Peace.

Faithfully,
John Worsham

Hymn Notes

May 21, 2017

To my surprise, when I prepared to write these hymn notes, I found an interesting synchronicity in three of our hymns this Sunday. There are two texts by St. Francis of Assisi and two hymn tunes by the famed British composer Ralph Vaughan Williams. You may know him best as the composer of SINE NOMINE (“For All the Saints”).

“All Creatures of Our God and King” – H-400 (Lasst uns erfreuen)

The text of the opening processional hymn “All Creatures of Our God and King” (H-400) was written in 1225 by St. Francis as his “Canticle of brother sun and of all creatures.” This canticle, often referred to as the first genuine religious poem in Italian, was written a year before his death when he was blind and quite ill. It was translated into a hymn version by Anglican priest William Draper in the last part of the 19th century and set in the metre of the German tune LASST UNS ERFREUENfirst published with that tune in 1919.

The origins of that tune can be found in various snippets from the 16th and 17th centuries which inspired some Catholic musicians in Cologne to compose a new tune, LASST UNS ERFREUEN. In 1895,German musician Henrich Reimann made some rhythmic changes and other editorial adjustments and published the tune in a collection of tunes. This version was Ralph Vaughan Williams’ source for his own revisions for the tune which subsequently appeared in The English Hymnal in 1906. The popularity of this tune to this text is directly attributed to that hymnal and Ralph Vaughan Williams’ setting. It is indeed a powerful tune for a hymn of praise.

“Come Down, O Love Divine” – H-516 (Down Ampney)

This prayerful, contemplative hymn seeks to shape our response to both the Epistle and Gospel lessons. The text asks for the Holy Spirit to guide our hearts, God’s glorious light to illuminate our paths, and Love to create a place in our hearts for the dwelling of the Holy Spirit. These words are a translation in 1867 by Richard Littledale of a poem by 15th century monk Bianco of Siena.

The tune DOWN AMPNEY is another one by Ralph Vaughan Williams. It is named for Vaughan Williams’ birthplace. He composed it especially for this text and published both together in The English Hymnal in 1906. The highly respected English hymnologist, Erik Routley, has called this tune “The most beautiful hymn-tune composition since OLD 100th (The Doxology).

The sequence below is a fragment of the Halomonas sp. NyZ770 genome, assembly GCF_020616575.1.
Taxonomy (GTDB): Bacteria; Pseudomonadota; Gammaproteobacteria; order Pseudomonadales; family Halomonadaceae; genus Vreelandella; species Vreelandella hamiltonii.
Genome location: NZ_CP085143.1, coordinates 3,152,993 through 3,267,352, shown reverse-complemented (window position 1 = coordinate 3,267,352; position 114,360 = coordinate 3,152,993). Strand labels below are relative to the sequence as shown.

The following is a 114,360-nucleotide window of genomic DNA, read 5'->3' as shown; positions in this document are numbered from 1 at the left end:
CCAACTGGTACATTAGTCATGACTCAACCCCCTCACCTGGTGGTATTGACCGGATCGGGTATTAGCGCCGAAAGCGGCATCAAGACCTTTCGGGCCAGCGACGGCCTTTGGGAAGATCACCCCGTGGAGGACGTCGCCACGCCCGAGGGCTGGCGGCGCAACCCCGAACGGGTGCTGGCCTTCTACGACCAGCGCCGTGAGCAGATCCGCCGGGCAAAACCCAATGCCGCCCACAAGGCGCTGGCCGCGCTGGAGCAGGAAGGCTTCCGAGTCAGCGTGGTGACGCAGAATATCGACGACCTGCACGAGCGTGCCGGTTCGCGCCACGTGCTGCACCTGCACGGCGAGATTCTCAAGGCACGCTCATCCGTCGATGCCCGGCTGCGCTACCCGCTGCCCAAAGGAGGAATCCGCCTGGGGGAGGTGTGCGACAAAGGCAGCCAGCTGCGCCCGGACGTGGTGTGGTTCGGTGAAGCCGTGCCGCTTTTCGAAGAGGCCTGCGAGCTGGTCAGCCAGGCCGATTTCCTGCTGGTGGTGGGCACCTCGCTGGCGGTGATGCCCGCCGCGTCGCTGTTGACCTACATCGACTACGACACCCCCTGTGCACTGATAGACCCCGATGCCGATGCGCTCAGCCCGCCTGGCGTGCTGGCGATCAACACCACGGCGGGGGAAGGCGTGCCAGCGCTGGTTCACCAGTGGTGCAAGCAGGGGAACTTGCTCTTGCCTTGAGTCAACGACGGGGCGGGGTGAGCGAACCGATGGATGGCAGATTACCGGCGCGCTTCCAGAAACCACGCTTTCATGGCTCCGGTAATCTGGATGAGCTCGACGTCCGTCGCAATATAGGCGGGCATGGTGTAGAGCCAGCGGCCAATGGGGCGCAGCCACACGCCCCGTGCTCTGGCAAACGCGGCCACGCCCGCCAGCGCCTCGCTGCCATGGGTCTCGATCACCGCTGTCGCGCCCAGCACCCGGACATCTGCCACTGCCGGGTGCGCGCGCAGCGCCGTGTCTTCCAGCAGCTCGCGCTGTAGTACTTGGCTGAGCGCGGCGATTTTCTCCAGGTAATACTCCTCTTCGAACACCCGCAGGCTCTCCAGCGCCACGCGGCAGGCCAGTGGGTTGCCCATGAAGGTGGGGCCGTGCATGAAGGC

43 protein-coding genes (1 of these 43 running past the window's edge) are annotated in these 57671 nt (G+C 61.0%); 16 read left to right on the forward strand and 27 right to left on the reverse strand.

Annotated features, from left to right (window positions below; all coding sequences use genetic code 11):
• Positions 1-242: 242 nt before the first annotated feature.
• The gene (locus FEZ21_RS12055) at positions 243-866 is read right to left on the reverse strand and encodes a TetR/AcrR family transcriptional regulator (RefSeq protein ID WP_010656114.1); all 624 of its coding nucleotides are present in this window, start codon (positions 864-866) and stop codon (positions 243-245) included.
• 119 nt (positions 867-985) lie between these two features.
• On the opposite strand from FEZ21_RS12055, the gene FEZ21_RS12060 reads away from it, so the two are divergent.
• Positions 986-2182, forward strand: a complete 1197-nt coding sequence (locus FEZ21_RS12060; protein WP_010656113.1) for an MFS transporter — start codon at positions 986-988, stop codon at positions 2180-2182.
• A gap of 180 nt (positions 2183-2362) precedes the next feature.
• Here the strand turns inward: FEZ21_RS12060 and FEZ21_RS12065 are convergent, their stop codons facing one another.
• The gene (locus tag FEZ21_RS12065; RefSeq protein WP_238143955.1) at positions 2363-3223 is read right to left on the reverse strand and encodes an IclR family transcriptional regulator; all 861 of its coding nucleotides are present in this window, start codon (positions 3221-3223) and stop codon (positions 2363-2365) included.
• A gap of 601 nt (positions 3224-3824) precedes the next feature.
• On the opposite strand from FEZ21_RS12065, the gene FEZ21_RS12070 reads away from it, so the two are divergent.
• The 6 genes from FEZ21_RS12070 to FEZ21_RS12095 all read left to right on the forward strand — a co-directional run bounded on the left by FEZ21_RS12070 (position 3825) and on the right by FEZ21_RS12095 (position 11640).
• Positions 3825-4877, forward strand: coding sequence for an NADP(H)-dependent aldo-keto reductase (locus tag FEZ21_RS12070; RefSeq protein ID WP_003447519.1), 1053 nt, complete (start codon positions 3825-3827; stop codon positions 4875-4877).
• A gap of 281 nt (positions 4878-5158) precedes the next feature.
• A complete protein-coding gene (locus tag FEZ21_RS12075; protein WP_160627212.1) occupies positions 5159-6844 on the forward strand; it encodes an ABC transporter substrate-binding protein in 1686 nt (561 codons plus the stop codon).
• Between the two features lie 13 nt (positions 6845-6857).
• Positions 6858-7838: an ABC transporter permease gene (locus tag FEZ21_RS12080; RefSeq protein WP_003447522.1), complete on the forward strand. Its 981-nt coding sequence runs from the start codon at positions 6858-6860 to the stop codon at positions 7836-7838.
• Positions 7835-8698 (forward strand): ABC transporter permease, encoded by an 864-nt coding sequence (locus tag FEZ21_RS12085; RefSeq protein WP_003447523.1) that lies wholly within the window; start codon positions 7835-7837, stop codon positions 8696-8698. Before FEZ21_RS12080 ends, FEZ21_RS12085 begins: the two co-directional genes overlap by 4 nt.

“Lord, Make Us Servants of Your Peace” – H-593 (Dickinson College)

Although this may seem like an unusual recessional hymn, it seems to summarize our response to the Word for Sunday. We go into the world as servants of God’s peace, sowing faith, hope, light, and joy. We seek to provide consolation, understanding hearts, unselfish love, and a forgiving spirit; and in so doing we walk as children of the light.

The source of the text of this hymn is a prayer attributed to the medieval mystic St. Francis of Assisi. This prayer appears in translation among the Prayers and Thanksgivings in the BCP (page 833, no. 62). The actual hymn text based on that prayer is by the noted Roman Catholic hymn writer and theologian Rev. James Quinn, S.J.

The tune DICKINSON COLLEGE was composed by Lee Hastings Bristol, an outstanding layman of the Episcopal Church, composer, and educator. The tune name honors Dickinson College, Pa, the composer’s alma mater.

by Joyce Crofts, Choirmaster

Episcopal Church Women

The Journey in Faith and Wellness was a great success. Thanks to the ECW, the committee members and the workshop presenters, this year’s event was brought up to an exciting new level. We appreciate all those that attended and look forward to making the 7th Annual Journey in Faith and Wellness even more successful.  A special recognition goes out to those that donated items for the silent auction at the Journey in Faith and Wellness event. A total of $802. was raised due to the generosity of the members and friends of Holy Trinity. The proceeds from the 6th annual Journey in Faith and Wellness was $1,127.00. A check for this amount was presented to Bluegrass Care Navigators formerly known as Hospice at the ECW meeting on May 2nd. Hospice of the Bluegrass has cared for thousands of families in our local communities since 1978. Over the years, they have grown and expanded their services beyond hospice care. They now provide expert care long before life’s final months. They changed their name from Hospice of the Bluegrass to Bluegrass Care Navigators to better represent all of their services. Our support helps them to continue to provide expert connected care.